A new cost-effective production method for creating a biorenewable platform could be used to make new drugs and sustainable plastics at an industrial scale, according to researchers from the University of Texas at Austin.
The team of chemical engineers manipulated a yeast named Y. lipolytica to increase production of triacetic acid lactone (TAL)—a polyketide that forms the biorenewable platform—to levels that far exceed current bioproduction methods.
This was accomplished by rewiring the yeast’s metabolism, using synthetic biology and genetic engineering. The result was a tenfold increase in production capacity.
Biorenewable platforms are produced from materials such as biomass sugars, as opposed to environmentally-unfriendly petroleum starting materials.
According to lead scientist professor Hal Alper, from the McKetta Department of Chemical Engineering, biorenewables give a ‘greener label to products as well as a cleaner and more precise conversion that is enantiomerically pure.’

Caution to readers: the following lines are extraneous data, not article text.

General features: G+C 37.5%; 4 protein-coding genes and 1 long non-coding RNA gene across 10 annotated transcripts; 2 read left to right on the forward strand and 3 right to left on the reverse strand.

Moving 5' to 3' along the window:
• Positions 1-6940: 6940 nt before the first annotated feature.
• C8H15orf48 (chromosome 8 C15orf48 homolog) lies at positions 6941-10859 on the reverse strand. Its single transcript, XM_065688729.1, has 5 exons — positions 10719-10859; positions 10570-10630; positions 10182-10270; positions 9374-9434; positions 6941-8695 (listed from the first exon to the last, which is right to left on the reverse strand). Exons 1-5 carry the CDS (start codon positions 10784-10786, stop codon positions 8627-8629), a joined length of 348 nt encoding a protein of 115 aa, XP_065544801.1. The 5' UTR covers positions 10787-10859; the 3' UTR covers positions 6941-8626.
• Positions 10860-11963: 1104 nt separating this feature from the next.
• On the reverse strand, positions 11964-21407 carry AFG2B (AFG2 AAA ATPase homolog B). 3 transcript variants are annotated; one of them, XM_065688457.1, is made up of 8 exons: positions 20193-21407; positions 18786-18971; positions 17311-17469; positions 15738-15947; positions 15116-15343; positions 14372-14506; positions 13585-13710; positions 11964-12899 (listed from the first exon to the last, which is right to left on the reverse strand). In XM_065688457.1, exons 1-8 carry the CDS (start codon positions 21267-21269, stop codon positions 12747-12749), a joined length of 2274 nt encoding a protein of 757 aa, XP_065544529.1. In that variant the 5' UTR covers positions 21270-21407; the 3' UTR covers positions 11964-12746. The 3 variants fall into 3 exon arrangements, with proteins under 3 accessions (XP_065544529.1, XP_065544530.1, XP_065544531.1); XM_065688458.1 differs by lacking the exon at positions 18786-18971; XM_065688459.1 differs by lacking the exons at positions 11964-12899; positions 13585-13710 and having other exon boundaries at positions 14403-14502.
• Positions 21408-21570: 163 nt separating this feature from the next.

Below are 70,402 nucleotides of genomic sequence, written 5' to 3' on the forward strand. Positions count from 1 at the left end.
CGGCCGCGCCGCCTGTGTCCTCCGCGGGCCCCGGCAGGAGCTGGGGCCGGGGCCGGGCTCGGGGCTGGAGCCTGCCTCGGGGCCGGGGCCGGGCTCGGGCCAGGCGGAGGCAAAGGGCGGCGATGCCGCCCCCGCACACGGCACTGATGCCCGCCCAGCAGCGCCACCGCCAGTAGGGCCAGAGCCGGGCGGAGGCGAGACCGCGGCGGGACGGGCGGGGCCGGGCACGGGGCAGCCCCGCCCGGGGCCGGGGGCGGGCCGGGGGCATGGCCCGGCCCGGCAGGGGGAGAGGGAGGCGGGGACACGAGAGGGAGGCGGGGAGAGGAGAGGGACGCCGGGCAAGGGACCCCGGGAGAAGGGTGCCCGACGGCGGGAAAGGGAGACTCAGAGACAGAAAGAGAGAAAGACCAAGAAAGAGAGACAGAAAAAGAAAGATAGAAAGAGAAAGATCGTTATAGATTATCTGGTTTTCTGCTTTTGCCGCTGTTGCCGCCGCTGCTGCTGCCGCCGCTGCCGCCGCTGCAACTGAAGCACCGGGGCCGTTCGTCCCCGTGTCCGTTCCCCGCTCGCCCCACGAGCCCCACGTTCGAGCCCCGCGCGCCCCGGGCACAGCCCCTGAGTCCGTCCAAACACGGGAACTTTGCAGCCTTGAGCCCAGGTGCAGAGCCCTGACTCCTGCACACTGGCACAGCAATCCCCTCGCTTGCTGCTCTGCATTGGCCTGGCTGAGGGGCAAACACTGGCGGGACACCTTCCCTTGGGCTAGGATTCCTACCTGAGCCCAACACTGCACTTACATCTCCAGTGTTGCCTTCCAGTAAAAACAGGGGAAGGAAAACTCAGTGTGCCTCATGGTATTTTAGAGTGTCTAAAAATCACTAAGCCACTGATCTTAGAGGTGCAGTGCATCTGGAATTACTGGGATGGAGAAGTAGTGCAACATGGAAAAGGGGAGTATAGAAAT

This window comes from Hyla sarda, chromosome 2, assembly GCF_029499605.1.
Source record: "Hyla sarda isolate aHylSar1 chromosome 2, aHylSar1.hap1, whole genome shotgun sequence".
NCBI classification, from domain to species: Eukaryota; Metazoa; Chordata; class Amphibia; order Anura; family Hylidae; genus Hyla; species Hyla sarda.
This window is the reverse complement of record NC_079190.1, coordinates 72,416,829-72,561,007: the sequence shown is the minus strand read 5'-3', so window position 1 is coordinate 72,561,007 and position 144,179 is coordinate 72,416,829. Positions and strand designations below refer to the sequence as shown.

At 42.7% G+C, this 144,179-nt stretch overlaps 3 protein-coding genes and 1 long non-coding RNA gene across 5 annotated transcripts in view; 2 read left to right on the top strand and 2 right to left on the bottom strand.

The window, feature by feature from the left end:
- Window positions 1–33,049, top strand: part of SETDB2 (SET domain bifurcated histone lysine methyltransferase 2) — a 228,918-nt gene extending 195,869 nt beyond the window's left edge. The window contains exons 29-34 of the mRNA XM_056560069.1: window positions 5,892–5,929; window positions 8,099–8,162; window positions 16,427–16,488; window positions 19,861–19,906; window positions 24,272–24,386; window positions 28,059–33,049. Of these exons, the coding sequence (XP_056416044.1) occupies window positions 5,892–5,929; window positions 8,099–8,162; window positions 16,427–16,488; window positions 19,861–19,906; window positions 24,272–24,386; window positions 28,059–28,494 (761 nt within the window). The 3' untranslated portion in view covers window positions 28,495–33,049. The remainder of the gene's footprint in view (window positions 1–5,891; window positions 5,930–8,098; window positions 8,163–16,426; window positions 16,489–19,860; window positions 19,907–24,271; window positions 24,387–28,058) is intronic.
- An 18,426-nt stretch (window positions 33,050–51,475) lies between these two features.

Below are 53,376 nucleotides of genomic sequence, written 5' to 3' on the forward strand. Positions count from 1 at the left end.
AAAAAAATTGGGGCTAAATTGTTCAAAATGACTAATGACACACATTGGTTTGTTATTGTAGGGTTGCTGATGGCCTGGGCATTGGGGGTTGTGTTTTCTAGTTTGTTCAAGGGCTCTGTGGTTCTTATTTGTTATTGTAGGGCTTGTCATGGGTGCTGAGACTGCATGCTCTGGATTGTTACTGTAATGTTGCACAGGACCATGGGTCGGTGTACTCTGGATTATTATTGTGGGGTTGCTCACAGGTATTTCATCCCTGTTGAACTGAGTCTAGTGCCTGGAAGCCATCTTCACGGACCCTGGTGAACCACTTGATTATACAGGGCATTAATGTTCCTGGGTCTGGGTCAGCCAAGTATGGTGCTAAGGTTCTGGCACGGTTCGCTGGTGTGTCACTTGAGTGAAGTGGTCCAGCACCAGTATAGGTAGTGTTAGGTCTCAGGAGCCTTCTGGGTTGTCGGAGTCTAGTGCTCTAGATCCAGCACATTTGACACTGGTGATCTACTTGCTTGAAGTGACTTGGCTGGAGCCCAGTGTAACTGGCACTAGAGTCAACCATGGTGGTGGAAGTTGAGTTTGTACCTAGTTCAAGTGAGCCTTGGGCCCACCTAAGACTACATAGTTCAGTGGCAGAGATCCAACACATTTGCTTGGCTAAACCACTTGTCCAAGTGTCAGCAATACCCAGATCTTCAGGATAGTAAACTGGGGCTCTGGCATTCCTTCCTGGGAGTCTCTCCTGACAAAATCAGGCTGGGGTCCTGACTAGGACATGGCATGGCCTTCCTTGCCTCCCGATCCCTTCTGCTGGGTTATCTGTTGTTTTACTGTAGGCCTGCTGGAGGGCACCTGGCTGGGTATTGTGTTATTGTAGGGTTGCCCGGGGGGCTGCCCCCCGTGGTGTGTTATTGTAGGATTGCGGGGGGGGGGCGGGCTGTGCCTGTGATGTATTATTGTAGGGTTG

Currently there are more than 20 drugs derived from polyketides on the market, including immunosuppressants, statins and antimicrobials.
However, polyketides—a class of naturally derived molecules that can be used to make many useful products, such as nutritional supplements, speciality pigments and pharmaceuticals—have traditionally suffered from limited product yields.
These poor yields have meant that biorenewables have been financially unviable for mass production.
However, Alper hopes that the technology can ‘open up new product and industrial opportunities in the chemical and pharmaceutical spaces.’
Using their new method, the researchers were able to purify TAL directly from a bioreactor to make a new plastic material that can be formed into a relatively transparent, orange-hued film.
The UT Austin Office of Technology Commercialization has filed US patent applications for the technology, is working to secure worldwide patents, and is seeking commercial partners interested in improving the economics of polyketide production or creating new materials or products from them.
“An important role for our institution, as one of the nation’s leading public research universities, is to move UT Austin’s research from the laboratory to useful products and services for the marketplace,” said Dan Sharp, director of the UT Austin Office of Technology Commercialization.
“Research like this addresses that priority and provides society with innovative solutions that grow our economy and improve the quality of life.”
The findings were published in the journal Proceedings of the National Academy of Sciences.